On warpath: Ukrainian expats in Bengaluru share their ordeal

Ukrainian expats in the city are an anxious lot as they watch the horror unfolding with each passing day. In these turbulent times, they share their angst with CE 
 

Published: 01st March 2022 07:03 AM  |   Last Updated: 01st March 2022 07:03 AM   |  A+A-

Express News Service

BENGALURU: Vladyslava Savytska is shocked and worried about the dangerous situation that is unfolding in her home country. The Ukrainian expatriate, who is an intern in a robotics company in Bengaluru, is in touch with her grandmother, Tamara Hordiienko, over phone only when the explosions stop. Otherwise, Hordiienko is in the basement with other residents and her dog and two cats in Irpin, which is near Kyiv. The ongoing war between Russia and Ukraine has kicked up an intense geopolitical battle in Europe. According to reports, Ukrainians are either fleeing the country or standing up against the Russians. And the Ukrainian expatriates in Bengaluru are an anxious lot as they watch their country torn in the face of war. While some expatriates are praying for safe transit of family to different parts of Europe, others are drumming support for their countrymen on social media. 

“I am really worried about my grandmother and my country. If Russians stop fighting, the war is over but when Ukraine stops fighting, Ukraine is over. I don’t know how to get my grandmother out...my mother and I stay here in Bengaluru,” says the 23-year old, who is now back to work after emergency leave to digest all that’s happening. “It seems like a hard task to get back to office amidst the tension in my country,” says Savytska, who has been in Bengaluru for the last six months.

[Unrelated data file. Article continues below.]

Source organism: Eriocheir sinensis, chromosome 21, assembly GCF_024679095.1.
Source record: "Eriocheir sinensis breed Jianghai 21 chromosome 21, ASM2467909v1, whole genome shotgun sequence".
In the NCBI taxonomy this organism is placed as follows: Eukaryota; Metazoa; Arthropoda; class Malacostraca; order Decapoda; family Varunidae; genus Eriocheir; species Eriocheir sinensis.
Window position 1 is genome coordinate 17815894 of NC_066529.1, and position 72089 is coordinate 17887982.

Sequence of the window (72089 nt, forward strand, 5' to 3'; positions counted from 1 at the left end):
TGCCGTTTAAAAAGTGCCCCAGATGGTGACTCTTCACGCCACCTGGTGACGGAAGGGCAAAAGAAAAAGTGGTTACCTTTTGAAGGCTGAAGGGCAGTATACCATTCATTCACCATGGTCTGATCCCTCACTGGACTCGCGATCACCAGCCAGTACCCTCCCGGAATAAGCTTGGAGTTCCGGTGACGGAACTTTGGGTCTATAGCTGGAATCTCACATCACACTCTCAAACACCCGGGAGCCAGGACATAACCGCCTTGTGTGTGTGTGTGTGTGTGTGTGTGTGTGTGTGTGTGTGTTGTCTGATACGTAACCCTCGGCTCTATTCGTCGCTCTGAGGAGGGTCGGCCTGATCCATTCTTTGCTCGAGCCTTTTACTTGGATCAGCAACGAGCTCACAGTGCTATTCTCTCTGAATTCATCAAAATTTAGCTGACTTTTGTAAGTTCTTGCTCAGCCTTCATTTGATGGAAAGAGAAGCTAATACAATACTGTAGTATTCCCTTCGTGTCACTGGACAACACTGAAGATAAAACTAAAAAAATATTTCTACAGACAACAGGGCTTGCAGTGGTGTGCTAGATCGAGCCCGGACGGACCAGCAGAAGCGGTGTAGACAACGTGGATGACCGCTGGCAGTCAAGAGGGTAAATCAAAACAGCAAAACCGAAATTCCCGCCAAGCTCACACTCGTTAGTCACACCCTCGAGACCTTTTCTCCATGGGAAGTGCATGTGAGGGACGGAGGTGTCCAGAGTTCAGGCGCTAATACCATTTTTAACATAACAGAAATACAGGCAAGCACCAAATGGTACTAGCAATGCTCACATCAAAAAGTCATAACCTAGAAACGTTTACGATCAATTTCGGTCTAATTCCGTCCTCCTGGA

Anna Metelska, who is working for an American company in Hyderabad, was on a vacation to Bengaluru just last month. However, things are now precarious because her parents are stuck in Kolodyste, near Uman, while her sister is near Brovary– all shuddering the attack by Russia. However, she is also trying to garner support for her country using social media. “My Ukrainian friends and I are sharing correct information on social media and tagging those who can help spread the message. The main message is that the Russian army is killing civilians, bombing kinder gardens, schools and houses. People are hiding in the forests and women have to deliver their babies underground,” says Metelska. 

Sleepless nights and stressful times- Ukrainian expat Yevheniya Marenych - who runs an event management company in Goa is drumming support from Russians and Indians in Panjim. She also visits Bengaluru regularly on business trips, but times have now changed. From organising peaceful rallies to spreading the ground realities in Ukraine on social media, she is mobilising support groups to join the information war against Russia. She is also collecting funds in Goa, sending them to a group of volunteers in Poland who are then sending them to volunteers in Ukraine.

“We just organised a peaceful rally in Panjim and yesterday we conducted a moto and car rally from Arambol to Morjhim via all villages carrying Ukrainian flags and placards. My partner and I are trying to keep it together despite the stress, and are running our company because if we don’t earn, we can’t send the funds to help people get their essentials in Ukraine,” says Marenych, whose parents are living in a cellar in Kharkiv, while her aunt and uncle’s house was bombed. 

When we speak to Eugene Doroshenko, who worked with a Bengaluru-based startup in 2019, he says he is gearing up to volunteer for civil resistance. “In the past four days, more than 300 rockets were launched into Ukraine. In fact, I have moved to the western part of Ukraine and I have finished the paperwork to get my license to engage and protect the neighbourhood with the local defence forces. All we are asking the international community is to support the freedom of Ukraine,” he says.



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